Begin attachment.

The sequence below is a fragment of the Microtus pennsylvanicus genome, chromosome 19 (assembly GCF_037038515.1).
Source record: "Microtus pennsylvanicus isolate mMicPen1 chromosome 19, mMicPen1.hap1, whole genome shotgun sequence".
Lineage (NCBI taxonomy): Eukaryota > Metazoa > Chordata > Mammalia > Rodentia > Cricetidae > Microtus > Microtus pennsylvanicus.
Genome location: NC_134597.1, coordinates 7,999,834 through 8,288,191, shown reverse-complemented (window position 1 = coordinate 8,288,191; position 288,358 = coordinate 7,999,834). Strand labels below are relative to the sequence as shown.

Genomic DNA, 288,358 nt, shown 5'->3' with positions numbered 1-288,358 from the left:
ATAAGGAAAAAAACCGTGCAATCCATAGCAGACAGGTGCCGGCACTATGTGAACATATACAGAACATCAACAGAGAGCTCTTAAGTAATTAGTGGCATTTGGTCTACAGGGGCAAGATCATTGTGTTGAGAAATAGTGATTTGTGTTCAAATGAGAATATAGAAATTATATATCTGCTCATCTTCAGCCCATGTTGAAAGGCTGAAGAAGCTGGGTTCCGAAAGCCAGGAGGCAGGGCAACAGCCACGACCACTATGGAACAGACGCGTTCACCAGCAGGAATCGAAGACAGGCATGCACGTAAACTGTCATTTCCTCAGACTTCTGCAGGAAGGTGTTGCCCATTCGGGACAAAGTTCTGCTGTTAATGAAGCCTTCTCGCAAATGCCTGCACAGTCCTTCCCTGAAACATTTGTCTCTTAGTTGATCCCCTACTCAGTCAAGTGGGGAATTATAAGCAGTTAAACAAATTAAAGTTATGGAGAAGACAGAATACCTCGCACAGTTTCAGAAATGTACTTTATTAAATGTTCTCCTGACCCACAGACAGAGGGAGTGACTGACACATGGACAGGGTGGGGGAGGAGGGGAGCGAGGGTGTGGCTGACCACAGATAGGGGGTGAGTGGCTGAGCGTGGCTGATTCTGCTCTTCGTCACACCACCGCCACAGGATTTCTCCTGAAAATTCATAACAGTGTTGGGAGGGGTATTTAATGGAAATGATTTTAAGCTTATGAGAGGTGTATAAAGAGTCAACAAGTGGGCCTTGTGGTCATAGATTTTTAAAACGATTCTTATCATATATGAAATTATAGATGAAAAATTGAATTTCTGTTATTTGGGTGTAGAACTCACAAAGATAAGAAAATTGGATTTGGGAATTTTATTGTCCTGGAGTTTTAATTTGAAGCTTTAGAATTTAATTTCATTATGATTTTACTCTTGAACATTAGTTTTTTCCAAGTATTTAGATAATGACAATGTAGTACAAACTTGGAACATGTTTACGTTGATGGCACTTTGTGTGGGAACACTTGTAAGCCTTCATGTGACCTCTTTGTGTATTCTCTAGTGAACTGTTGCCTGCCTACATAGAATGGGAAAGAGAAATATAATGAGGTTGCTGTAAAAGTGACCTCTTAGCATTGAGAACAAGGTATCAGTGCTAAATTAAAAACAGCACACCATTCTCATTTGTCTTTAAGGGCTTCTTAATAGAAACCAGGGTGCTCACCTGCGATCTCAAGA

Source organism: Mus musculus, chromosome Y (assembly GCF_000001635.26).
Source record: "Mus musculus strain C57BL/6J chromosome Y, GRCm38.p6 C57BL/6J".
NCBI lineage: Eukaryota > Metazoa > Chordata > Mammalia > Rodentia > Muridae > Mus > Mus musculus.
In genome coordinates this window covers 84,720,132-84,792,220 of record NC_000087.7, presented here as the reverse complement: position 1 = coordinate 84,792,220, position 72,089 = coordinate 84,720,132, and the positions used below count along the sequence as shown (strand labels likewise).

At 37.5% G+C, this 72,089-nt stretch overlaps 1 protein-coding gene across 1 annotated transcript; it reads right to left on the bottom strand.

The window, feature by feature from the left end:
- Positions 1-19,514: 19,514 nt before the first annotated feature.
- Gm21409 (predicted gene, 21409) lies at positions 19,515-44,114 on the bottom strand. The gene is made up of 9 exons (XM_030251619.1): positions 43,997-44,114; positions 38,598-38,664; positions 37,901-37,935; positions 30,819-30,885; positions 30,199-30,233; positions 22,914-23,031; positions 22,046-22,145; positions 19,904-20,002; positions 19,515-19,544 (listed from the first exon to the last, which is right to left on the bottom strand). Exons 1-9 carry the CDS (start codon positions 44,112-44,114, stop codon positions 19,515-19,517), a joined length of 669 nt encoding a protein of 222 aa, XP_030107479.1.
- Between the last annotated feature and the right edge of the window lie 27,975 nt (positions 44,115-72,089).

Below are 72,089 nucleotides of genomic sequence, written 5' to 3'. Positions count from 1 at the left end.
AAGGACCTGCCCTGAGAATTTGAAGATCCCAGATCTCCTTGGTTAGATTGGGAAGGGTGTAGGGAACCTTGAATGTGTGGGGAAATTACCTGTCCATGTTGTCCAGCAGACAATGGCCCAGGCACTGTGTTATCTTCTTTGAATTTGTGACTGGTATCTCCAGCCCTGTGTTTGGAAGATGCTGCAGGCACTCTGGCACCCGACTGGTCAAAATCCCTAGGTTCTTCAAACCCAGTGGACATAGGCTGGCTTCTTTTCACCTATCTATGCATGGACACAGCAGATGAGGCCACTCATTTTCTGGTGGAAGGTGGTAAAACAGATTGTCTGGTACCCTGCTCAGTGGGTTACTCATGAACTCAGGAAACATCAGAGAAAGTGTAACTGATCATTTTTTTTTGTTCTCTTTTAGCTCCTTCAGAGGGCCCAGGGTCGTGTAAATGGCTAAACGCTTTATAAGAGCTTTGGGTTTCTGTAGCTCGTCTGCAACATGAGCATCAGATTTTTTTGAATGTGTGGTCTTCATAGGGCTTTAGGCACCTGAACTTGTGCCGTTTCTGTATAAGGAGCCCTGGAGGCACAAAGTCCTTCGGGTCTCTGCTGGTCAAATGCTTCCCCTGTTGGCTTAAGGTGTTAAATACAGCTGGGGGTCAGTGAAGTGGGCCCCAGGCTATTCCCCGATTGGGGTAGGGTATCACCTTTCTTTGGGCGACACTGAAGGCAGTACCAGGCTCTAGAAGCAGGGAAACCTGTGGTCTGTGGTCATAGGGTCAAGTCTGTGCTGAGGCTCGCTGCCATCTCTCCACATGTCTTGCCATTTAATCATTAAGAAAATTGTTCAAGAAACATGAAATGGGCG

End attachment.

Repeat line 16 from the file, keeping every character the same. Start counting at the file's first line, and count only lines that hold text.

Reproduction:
Below are 72,089 nucleotides of genomic sequence, written 5' to 3'. Positions count from 1 at the left end.